And since it is the case that music is one of the things that give pleasure, and that virtue has to do with feeling delight and love and hatred rightly, there is obviously nothing that it is more needful to learn and become habituated to than to judge correctly and to delight in virtuous characters and noble actions; but rhythms and melodies contain representations of anger and mildness, and also of courage and temperance and all their opposites and the other moral qualities, that most closely correspond to their true natures (and this is clear from the facts of what occurs—when we listen to such representations we change in our soul). (Politics, 8.1339b, trans. H. Rackham)
Aristotle cites Plato and “those who have studied this form of education” to support his claim that each kind of melody or rhythm has a specific psychological effect. As his mentor, he prefers the Dorian mode, and probably the rhythms related to it, which provides balance and stability to the soul, whereas the others throw it into melancholic or enthusiastic states.
This is manifest, for even in the nature of the mere melodies there are differences, so that people when hearing them are affected differently and have not the same feelings in regard to each of them, but listen to some in a more mournful and restrained state, for instance the mode called Mixolydian, and to others in a softer state of mind, but in a midway state and with the greatest composure to another, as the Dorian mode alone of tunes seems to act, while the Phrygian makes men enthusiastic; for these things are well stated by those who have studied this form of education, as they derive the evidence for their theories from the actual facts of experience. And the same holds good about the rhythms also, for some have a more stable and others a more emotional character, and of the latter some are more vulgar in their emotional effects and others more liberal. (Politics, 8.1340a-b, trans. H. Rackham – same idea, 8.1342b)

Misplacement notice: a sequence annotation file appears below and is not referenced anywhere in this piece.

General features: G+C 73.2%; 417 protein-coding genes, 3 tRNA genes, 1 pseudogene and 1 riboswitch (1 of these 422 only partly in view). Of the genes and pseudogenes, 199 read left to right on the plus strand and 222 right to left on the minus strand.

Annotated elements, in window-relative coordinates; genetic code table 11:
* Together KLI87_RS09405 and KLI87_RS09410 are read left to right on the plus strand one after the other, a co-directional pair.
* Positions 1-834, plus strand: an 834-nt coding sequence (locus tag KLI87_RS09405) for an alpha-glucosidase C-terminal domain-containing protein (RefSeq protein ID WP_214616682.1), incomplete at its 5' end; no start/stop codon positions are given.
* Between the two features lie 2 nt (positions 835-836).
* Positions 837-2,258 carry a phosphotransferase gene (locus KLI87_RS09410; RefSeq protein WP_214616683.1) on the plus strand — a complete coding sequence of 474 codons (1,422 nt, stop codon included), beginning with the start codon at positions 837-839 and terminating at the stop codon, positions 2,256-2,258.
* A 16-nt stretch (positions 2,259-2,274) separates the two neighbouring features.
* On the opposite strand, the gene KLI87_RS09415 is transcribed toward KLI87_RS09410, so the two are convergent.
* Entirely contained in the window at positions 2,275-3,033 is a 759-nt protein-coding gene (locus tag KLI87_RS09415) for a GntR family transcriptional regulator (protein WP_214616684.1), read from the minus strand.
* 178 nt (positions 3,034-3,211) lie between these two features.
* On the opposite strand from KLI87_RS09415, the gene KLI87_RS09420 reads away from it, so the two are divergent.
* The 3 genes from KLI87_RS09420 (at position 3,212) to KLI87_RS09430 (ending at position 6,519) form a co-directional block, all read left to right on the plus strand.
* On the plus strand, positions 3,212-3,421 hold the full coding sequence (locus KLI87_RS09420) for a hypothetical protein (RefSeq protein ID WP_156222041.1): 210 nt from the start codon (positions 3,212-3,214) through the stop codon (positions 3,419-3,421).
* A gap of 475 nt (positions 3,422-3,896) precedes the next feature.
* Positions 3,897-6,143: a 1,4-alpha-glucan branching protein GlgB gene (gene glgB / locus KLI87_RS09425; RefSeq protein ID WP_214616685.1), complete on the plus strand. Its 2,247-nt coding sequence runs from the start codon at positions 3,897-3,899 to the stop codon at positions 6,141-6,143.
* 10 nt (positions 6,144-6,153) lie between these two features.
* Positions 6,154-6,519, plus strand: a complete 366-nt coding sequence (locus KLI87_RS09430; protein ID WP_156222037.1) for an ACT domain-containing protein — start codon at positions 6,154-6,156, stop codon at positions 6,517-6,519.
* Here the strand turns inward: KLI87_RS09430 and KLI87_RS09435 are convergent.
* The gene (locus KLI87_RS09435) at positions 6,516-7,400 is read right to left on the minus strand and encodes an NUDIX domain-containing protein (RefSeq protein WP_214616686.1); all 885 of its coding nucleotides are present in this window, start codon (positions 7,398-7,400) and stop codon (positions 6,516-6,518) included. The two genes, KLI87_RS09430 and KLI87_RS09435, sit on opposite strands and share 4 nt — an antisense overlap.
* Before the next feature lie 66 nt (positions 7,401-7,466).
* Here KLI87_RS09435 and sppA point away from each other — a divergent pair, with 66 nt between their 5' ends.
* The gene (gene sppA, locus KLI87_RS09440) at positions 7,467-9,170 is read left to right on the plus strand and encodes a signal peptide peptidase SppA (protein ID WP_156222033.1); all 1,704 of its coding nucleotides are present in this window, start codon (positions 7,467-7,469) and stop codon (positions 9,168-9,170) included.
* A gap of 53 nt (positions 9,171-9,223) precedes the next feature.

Since it has the power to shape the mind, music is thus well suited for education. It finds a natural outlet in ethics.
From these considerations therefore it is plain that music has the power of producing a certain effect on the moral character of the soul, and if it has the power to do this, it is clear that the young must be directed to music and must be educated in it. (Politics, 8.1340b, trans. H. Rackham)
He concludes this section by citing—quite briefly one may notice —the Pythagoreans’ and Plato’s opinions about the affinities between tunes, rhythms and soul.
And we seem to have a certain affinity with tunes and rhythms; owing to which many wise men say either that the soul is a harmony or that it has harmony. (Politics, 8.1340b, trans. H. Rackham)
After having shown the appropriateness of music to education, in the two following sections Aristotle examines, again like Plato, what makes good tunes and good rhythms, as well as good instruments. He even asks “whether we are to prefer music with a good melody or music with a good rhythm”—an interesting question he, as a matter of fact, won’t answer.
We must therefore give some consideration to tunes and rhythms, and to the question whether for educational purposes we must employ all the tunes and all the rhythms or make distinctions; and next, whether for those who are working at music for education we shall lay down the same regulation, or ought we to establish some other third one (inasmuch as we see that the factors in music are melody and rhythm, and it is important to notice what influence each of these has upon education), and whether we are to prefer music with a good melody or music with a good rhythm. (Politics, 8.1341b, trans. H. Rackham)